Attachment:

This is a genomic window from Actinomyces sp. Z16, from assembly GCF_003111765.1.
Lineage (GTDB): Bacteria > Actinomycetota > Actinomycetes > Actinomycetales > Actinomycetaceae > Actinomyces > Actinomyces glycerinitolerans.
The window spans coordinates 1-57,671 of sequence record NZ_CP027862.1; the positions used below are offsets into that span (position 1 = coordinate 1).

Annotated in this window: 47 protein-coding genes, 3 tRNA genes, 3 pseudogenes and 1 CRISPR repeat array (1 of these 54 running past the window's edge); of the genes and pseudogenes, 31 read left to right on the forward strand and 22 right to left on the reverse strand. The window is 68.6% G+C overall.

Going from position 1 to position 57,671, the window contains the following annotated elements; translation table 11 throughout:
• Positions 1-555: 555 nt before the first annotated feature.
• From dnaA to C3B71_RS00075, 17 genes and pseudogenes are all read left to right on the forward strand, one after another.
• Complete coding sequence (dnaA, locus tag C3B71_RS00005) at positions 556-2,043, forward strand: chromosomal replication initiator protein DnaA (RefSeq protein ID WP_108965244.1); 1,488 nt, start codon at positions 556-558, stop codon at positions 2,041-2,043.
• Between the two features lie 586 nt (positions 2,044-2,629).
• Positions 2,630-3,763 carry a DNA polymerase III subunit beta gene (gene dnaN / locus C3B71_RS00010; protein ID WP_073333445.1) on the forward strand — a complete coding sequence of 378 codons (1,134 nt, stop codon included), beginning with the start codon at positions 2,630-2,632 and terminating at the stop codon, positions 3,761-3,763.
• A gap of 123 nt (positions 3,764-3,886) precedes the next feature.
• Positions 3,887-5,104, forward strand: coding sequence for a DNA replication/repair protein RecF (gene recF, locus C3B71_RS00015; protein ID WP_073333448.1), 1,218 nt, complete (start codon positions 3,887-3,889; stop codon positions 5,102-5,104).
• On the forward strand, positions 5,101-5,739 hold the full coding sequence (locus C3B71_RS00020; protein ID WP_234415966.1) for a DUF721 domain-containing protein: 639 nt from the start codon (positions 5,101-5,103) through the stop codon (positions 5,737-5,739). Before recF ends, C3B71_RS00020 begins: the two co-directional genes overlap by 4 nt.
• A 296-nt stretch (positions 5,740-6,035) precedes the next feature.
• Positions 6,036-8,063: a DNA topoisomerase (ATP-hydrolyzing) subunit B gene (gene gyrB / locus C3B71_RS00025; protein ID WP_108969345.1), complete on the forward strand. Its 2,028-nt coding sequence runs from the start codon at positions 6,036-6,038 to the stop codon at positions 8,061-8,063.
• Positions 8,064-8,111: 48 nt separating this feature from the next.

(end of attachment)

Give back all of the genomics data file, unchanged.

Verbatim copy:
This is a genomic window from Actinomyces sp. Z16, from assembly GCF_003111765.1.
Lineage (GTDB): Bacteria > Actinomycetota > Actinomycetes > Actinomycetales > Actinomycetaceae > Actinomyces > Actinomyces glycerinitolerans.
The window spans coordinates 1-57,671 of sequence record NZ_CP027862.1; the positions used below are offsets into that span (position 1 = coordinate 1).

Annotated in this window: 47 protein-coding genes, 3 tRNA genes, 3 pseudogenes and 1 CRISPR repeat array (1 of these 54 running past the window's edge); of the genes and pseudogenes, 31 read left to right on the forward strand and 22 right to left on the reverse strand. The window is 68.6% G+C overall.

Going from position 1 to position 57,671, the window contains the following annotated elements; translation table 11 throughout:
• Positions 1-555: 555 nt before the first annotated feature.
• From dnaA to C3B71_RS00075, 17 genes and pseudogenes are all read left to right on the forward strand, one after another.
• Complete coding sequence (dnaA, locus tag C3B71_RS00005) at positions 556-2,043, forward strand: chromosomal replication initiator protein DnaA (RefSeq protein ID WP_108965244.1); 1,488 nt, start codon at positions 556-558, stop codon at positions 2,041-2,043.
• Between the two features lie 586 nt (positions 2,044-2,629).
• Positions 2,630-3,763 carry a DNA polymerase III subunit beta gene (gene dnaN / locus C3B71_RS00010; protein ID WP_073333445.1) on the forward strand — a complete coding sequence of 378 codons (1,134 nt, stop codon included), beginning with the start codon at positions 2,630-2,632 and terminating at the stop codon, positions 3,761-3,763.
• A gap of 123 nt (positions 3,764-3,886) precedes the next feature.
• Positions 3,887-5,104, forward strand: coding sequence for a DNA replication/repair protein RecF (gene recF, locus C3B71_RS00015; protein ID WP_073333448.1), 1,218 nt, complete (start codon positions 3,887-3,889; stop codon positions 5,102-5,104).
• On the forward strand, positions 5,101-5,739 hold the full coding sequence (locus C3B71_RS00020; protein ID WP_234415966.1) for a DUF721 domain-containing protein: 639 nt from the start codon (positions 5,101-5,103) through the stop codon (positions 5,737-5,739). Before recF ends, C3B71_RS00020 begins: the two co-directional genes overlap by 4 nt.
• A 296-nt stretch (positions 5,740-6,035) precedes the next feature.
• Positions 6,036-8,063: a DNA topoisomerase (ATP-hydrolyzing) subunit B gene (gene gyrB / locus C3B71_RS00025; protein ID WP_108969345.1), complete on the forward strand. Its 2,028-nt coding sequence runs from the start codon at positions 6,036-6,038 to the stop codon at positions 8,061-8,063.
• Positions 8,064-8,111: 48 nt separating this feature from the next.